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BLUE SUN ROOM FAN FICTION - GENERAL
Maya. Post-BDM. Sam puts Inara to bed, and Mal has a word with Freya. Oh, and Bethie gives Kaylee a good idea. CONCLUDING CHAPTER
CATEGORY: FICTION TIMES READ: 1859 RATING: 9 SERIES: FIREFLY
Sam waited as long as he could, until everyone else had turned in, before he headed up towards his and Inara’s bedroom, stopping outside. He was under no illusion that he’d disturb his lover entangled naked with the Captain’s wife, but what else he might find gave him pause. He raised his hand and knocked, once, twice, three times.
Sam smiled and opened the door.
Freya was sitting in the armchair, cuddling what looked like a bottle of rice wine. Her eyes were closed, as if she was asleep. Inara, on the other hand, was on the bed, her head on the pillow, her knees drawn up towards her chest. She was humming something.
Sam crossed to the bed and sat down. “Hey,” he said softly, stroking her hair back from her forehead.
“Did I say come in?” she asked, somewhat belligerently.
“No. But I do sleep here.”
She peered at him out of one eye. “Okay. Point taken.” She lifted her head enough to look at Freya. “I think I broke her.”
“Is she unconscious?”
“Not sure.” Inara smiled up at him. “I didn’t drink nearly as much as she did.”
“Why did you drink at all? Why didn’t you just ask her what was wrong?”
“Because she wouldn’t have told me.” Inara yawned, not even bothering to cover her mouth. “Her walls … her defences are so strong, she’d never had admitted she was angry at Mal for nearly dying.”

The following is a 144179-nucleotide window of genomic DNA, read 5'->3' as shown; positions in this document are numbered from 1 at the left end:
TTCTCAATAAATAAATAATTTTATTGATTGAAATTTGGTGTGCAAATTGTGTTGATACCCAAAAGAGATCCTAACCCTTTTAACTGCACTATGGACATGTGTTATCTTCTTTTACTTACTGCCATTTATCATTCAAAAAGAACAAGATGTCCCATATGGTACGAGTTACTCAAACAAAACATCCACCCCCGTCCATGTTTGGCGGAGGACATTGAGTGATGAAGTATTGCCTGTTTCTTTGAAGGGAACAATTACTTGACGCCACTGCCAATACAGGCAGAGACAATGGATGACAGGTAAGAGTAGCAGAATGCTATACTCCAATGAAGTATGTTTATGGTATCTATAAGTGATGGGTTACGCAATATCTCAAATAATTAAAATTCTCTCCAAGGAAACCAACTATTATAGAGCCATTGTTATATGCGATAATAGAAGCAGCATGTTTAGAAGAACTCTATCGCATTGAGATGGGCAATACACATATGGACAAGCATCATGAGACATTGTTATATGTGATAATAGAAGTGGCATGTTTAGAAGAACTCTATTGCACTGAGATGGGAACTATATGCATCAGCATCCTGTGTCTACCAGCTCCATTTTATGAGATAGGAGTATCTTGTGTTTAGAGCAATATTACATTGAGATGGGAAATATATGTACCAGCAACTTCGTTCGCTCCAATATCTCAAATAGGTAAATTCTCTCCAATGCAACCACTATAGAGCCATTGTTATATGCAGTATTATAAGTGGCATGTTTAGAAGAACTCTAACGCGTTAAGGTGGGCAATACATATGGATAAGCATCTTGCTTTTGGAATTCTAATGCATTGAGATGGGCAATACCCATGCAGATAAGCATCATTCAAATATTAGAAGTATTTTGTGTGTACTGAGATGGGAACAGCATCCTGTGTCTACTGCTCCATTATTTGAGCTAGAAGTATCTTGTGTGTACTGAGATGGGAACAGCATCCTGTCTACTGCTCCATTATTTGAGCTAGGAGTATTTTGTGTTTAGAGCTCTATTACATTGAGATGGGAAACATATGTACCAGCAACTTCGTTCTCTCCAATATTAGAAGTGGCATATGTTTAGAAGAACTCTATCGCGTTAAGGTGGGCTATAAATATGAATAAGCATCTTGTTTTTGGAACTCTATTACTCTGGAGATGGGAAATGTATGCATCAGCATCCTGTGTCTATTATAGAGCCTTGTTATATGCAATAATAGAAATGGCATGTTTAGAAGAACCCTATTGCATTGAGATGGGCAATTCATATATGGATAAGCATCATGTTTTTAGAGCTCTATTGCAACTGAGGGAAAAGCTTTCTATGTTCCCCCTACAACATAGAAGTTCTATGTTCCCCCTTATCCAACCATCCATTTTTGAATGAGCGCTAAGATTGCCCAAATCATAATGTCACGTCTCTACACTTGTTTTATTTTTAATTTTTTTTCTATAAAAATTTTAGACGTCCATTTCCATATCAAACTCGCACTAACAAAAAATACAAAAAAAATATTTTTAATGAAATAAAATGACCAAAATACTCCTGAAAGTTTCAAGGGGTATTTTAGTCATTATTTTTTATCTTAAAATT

“And did she?”
“Good. It should help.”
“I think so.”
“She also apparently taught you some new songs.”
Inara chuckled. “You know, one of them was about –“
Sam laid a finger on her lips. “I don’t think I want to know.” He slipped his hand into his pocket and came out with two tablets in his palm. “Here. You’d better take these.”
“Some of Simon’s wonder pills?”
“Mmn. He said for you to take them before you go to sleep, and drink as much water as possible.”
“How did he know we’d been …” She pointed to an empty bottle on the table.
“We heard, my sweet.”
Her eyebrows lifted. “All of it?”
“Well, the singing, anyway.”
“Oh.” She struggled to sit up, then realised she was leaning on her sleeves. “Oops,” she said.
He shook his head at her, then filled a glass from the carafe. “Here.”
She took the glass in both hands, having to hold it carefully to keep it steady. She took a sip, then another, finishing it before she knew. She sighed, feeling a little of the fuzziness clear.